Procurement reforms in Tunisia have helped ease concerns among European Union (EU) members over how aid to the North African country is being spent, following a critical audit.
Between 2011 and 2015, EU assistance to Tunisia totalled €1.3bn.
The European Commission’s audit found the aid contributed significantly to Tunisia’s democratic transition and economic stability after the “Jasmine revolution” of January 2011. However, it criticised how the spending had been managed.
EU funding was designed to help the country’s political and economic reforms. It covered education, water, environment and state budget reform as well as procurement of equipment.
But the European Commission’s audit said: “The implementation of reforms regarding public private partnerships and public procurement has been a slow process.
“A new law on public procurement which meets international standards has been adopted and an action plan to replace the cumbersome procedures is ongoing.”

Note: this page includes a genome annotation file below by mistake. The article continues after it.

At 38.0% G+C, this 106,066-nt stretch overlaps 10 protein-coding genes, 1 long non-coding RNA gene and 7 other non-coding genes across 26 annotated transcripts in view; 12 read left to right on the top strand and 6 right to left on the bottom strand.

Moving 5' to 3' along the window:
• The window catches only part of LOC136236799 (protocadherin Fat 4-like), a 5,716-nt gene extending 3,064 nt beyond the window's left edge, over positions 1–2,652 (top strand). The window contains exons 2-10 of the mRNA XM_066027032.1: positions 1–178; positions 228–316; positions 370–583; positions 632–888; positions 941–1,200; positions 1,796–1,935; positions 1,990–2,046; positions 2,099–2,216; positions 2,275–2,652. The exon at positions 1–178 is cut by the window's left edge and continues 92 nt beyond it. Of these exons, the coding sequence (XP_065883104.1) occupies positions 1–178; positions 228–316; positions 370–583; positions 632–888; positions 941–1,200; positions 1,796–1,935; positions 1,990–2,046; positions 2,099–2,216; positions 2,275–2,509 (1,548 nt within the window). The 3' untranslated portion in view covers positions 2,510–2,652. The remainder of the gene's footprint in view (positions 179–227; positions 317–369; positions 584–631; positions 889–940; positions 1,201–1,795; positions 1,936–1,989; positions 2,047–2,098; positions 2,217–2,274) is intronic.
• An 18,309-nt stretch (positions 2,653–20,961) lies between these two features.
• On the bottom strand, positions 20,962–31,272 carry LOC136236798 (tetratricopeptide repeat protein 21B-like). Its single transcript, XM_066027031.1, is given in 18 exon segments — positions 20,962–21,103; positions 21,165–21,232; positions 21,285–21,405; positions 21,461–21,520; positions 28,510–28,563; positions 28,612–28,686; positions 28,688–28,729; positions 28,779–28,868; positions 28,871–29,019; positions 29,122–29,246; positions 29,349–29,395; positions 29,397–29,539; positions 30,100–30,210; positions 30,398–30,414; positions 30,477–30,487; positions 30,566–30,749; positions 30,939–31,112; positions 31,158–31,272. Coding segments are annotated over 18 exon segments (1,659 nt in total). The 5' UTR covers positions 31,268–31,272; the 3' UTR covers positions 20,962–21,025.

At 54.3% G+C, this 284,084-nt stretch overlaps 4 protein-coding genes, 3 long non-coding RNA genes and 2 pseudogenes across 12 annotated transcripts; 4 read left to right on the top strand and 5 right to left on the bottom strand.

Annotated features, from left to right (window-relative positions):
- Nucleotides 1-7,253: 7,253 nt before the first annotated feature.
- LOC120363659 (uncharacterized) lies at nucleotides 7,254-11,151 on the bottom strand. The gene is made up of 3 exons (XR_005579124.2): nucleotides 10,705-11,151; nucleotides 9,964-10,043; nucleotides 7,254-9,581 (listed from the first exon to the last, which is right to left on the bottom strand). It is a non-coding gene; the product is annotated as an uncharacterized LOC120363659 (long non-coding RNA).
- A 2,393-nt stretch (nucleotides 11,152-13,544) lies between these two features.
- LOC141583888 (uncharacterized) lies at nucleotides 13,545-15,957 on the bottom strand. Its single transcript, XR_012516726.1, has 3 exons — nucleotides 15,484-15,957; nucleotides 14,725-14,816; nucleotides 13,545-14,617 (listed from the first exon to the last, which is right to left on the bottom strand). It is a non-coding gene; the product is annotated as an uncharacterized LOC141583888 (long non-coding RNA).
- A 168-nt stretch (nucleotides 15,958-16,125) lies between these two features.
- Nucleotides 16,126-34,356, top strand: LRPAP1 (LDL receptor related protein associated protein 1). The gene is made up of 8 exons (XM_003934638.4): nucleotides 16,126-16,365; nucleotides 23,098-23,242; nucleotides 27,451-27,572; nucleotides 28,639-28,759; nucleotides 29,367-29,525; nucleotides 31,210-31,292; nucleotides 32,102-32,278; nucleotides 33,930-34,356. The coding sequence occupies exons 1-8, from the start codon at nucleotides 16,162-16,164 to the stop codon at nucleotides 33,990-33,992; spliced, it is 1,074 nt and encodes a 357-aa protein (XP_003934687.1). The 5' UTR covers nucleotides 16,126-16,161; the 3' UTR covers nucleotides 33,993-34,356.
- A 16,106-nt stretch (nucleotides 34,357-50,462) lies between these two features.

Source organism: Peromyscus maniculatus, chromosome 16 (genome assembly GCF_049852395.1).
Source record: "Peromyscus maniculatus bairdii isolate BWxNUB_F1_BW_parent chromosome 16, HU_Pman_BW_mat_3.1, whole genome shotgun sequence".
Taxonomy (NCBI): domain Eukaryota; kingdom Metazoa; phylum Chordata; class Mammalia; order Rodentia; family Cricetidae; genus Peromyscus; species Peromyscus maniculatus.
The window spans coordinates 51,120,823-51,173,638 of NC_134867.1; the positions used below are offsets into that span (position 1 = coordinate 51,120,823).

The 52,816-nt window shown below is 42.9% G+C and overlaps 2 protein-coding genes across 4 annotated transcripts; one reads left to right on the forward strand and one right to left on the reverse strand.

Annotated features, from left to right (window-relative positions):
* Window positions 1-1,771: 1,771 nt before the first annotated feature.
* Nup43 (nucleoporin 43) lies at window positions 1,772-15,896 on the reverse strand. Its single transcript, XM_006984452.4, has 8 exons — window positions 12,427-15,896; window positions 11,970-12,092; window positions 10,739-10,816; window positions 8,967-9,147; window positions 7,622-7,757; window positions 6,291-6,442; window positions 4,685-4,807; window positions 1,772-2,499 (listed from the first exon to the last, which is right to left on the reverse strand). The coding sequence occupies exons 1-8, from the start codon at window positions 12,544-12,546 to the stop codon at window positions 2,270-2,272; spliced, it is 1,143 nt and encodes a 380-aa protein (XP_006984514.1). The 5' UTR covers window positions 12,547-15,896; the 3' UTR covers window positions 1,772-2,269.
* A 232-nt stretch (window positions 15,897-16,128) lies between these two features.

It stressed that the Tunisian government’s key challenge now is to increase procurement transparency through the effective use of external and internal audits. It said the slow pace of reform was due to numerous changes of government.
It also pointed out that reforms concerning public private partnerships and public procurement have met “fierce resistance” from some quarters of government.
But it but added: “All the related implementing regulations have been adopted and the effective implementation of the laws is starting in earnest.”
Positive results are starting to be registered as a result of the reforms, especially in public procurement and the digitalisation of all procurement procedures.
Tunisia’s revolution was the first of the Arab Spring uprisings.
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